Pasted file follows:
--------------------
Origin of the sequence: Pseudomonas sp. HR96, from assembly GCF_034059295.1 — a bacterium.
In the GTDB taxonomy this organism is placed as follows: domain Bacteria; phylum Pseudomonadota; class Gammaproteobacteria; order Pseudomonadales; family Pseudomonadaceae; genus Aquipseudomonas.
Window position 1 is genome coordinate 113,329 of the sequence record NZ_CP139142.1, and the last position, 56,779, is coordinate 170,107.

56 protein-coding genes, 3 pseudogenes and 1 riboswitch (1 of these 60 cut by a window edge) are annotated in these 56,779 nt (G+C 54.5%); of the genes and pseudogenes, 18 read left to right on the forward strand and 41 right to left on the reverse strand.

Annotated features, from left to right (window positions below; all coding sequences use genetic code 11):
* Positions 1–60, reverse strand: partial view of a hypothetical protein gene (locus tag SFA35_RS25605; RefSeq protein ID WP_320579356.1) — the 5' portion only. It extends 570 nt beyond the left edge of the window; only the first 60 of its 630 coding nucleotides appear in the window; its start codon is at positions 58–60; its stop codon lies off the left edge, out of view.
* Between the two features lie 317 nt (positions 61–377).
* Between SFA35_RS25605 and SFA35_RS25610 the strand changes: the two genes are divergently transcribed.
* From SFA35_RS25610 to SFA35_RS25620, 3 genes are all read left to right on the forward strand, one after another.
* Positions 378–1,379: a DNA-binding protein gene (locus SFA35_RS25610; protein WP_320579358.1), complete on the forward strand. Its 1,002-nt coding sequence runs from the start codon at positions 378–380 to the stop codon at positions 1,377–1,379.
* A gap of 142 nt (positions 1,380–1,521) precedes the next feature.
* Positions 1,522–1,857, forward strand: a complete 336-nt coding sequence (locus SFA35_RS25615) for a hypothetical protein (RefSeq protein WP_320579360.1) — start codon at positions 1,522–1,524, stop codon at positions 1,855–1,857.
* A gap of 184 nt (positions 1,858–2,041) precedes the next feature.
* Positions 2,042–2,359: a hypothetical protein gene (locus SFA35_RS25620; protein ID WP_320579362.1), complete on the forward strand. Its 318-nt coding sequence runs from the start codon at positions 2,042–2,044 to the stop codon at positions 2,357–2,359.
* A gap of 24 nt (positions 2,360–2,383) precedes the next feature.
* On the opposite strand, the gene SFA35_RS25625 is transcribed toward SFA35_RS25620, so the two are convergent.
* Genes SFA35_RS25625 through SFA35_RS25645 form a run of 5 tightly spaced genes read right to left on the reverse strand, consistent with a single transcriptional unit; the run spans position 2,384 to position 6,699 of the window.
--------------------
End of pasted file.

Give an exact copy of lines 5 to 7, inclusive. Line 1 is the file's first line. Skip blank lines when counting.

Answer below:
Annotated features, from left to right (window positions below; all coding sequences use genetic code 11):
* Positions 1–60, reverse strand: partial view of a hypothetical protein gene (locus tag SFA35_RS25605; RefSeq protein ID WP_320579356.1) — the 5' portion only. It extends 570 nt beyond the left edge of the window; only the first 60 of its 630 coding nucleotides appear in the window; its start codon is at positions 58–60; its stop codon lies off the left edge, out of view.
* Between the two features lie 317 nt (positions 61–377).